Molecular and Cellular Biology  1994;14(3):1553-1565.
Ras, a small GTP-binding protein, is required for functional receptor tyrosine kinase signaling. Ultimately, Ras alters the activity of specific nuclear transcription factors and regulates novel patterns of gene expression. Using a rat prolactin promoter construct in transient transfection experiments, we show that both oncogenic Ras and activated forms of Raf-1 kinase selectively stimulated the cellular rat prolactin promoter in GH4 rat pituitary cells. We also show that the Ras signal is completely blocked by an expression vector encoding a dominant-negative Raf kinase. Additionally, using a molecular genetic approach, we determined that inhibitory forms of p42 mitogen-activated protein kinase and an Ets-2 transcription factor interfere with both the Ras and the Raf activation of the rat prolactin promoter. These findings define a functional requirement for these signaling constituents in the activation of the prolactin gene, a cell-specific gene which marks the lactotroph pituitary cell type. Further, this analysis allowed us to order the components in the Ras signaling pathway as it impinges on regulation of prolactin gene transcription as Ras-->Raf kinase-->mitogen-activated protein kinase-->Ets. In contrast, we show that intact c-Jun expression inhibited the Ras-induced activation of the prolactin promoter, defining it as a negative regulator of this pathway, whereas c-Jun was able to enhance the Ras activation of an AP-1-driven promoter in GH4 cells. These data show that c-Jun is not the nuclear mediator of the Ras signal for the highly specialized, pituitary cell-specific prolactin cellular promoter. Thus, we have defined a model system which provides an ideal paradigm for studying Ras/Raf signaling pathways and their effects on neuroendocrine cell-specific gene regulation.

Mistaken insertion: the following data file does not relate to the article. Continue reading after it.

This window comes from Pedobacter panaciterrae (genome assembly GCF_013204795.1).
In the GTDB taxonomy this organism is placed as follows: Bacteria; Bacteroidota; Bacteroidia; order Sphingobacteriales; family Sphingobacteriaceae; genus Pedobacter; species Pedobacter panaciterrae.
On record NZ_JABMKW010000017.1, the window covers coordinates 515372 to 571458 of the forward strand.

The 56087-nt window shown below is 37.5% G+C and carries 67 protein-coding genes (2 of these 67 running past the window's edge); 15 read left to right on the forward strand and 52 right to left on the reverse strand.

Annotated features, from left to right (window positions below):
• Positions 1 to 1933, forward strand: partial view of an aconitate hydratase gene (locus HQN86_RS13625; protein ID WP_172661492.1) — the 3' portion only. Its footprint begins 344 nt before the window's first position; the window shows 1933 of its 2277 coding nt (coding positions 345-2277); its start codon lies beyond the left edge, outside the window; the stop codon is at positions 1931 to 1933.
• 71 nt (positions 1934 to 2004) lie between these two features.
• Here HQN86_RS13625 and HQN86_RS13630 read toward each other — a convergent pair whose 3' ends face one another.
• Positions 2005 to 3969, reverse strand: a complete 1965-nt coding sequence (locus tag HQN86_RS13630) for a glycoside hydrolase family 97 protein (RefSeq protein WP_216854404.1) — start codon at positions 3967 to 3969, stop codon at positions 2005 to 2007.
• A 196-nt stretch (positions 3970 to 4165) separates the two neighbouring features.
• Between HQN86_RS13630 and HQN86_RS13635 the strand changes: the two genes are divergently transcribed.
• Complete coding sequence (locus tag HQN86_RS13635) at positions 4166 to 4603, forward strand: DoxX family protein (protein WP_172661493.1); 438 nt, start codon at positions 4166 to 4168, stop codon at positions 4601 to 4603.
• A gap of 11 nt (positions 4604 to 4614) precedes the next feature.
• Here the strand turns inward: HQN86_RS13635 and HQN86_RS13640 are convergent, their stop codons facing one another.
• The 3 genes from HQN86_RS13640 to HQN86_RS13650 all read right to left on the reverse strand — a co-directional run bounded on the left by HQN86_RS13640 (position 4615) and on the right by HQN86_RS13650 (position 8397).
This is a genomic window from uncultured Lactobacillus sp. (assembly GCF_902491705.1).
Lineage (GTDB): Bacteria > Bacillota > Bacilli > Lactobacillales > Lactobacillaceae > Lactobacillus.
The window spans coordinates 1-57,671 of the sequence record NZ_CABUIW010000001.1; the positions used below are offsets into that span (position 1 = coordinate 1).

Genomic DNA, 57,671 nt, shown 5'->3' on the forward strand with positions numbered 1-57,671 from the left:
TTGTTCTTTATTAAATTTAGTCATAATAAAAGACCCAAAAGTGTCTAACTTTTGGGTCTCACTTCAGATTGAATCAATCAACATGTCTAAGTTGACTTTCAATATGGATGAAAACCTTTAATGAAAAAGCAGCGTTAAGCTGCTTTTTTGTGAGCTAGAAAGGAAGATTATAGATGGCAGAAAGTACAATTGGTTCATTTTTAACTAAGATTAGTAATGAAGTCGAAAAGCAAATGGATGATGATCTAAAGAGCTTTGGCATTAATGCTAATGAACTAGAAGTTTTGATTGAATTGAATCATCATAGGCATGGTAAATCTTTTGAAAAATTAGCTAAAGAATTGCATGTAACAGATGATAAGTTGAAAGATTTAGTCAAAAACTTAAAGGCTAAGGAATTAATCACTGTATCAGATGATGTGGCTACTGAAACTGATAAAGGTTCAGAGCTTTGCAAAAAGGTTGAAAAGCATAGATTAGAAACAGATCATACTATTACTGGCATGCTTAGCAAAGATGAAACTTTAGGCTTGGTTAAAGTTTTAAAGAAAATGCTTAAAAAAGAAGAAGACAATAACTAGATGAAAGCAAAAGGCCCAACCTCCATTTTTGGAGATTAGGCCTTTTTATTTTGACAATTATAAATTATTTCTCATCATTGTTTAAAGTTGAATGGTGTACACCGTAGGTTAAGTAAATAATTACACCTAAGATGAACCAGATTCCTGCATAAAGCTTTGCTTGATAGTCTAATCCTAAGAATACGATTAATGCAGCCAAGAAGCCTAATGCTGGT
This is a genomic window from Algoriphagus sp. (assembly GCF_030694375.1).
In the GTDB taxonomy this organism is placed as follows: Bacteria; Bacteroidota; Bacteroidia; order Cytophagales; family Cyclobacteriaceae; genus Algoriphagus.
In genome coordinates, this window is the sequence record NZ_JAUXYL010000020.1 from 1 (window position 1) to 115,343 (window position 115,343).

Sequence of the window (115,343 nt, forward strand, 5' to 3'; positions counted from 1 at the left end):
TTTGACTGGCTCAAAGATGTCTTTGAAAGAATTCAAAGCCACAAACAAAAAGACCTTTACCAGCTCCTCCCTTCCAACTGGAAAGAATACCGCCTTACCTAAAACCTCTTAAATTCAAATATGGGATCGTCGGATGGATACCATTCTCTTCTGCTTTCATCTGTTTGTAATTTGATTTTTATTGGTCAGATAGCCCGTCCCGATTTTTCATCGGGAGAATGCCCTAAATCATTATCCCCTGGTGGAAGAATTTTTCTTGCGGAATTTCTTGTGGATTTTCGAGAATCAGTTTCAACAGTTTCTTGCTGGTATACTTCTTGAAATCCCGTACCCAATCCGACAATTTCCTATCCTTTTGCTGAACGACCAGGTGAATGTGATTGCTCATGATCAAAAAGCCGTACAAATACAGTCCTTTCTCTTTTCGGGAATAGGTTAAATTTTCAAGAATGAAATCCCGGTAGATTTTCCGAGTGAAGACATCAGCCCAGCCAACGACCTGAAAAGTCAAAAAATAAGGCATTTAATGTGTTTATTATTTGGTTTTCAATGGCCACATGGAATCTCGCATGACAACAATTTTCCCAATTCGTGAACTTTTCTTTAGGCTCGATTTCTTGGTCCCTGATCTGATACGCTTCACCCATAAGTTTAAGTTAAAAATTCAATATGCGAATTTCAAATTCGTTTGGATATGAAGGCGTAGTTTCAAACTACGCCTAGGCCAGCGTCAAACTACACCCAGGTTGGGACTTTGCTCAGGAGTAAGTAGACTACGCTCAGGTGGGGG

PMCID: PMC358514  PMID: 8114693
6.  Raf Activation Is Regulated by Tyrosine 510 Phosphorylation in Drosophila  
PLoS Biology  2008;6(5):e128.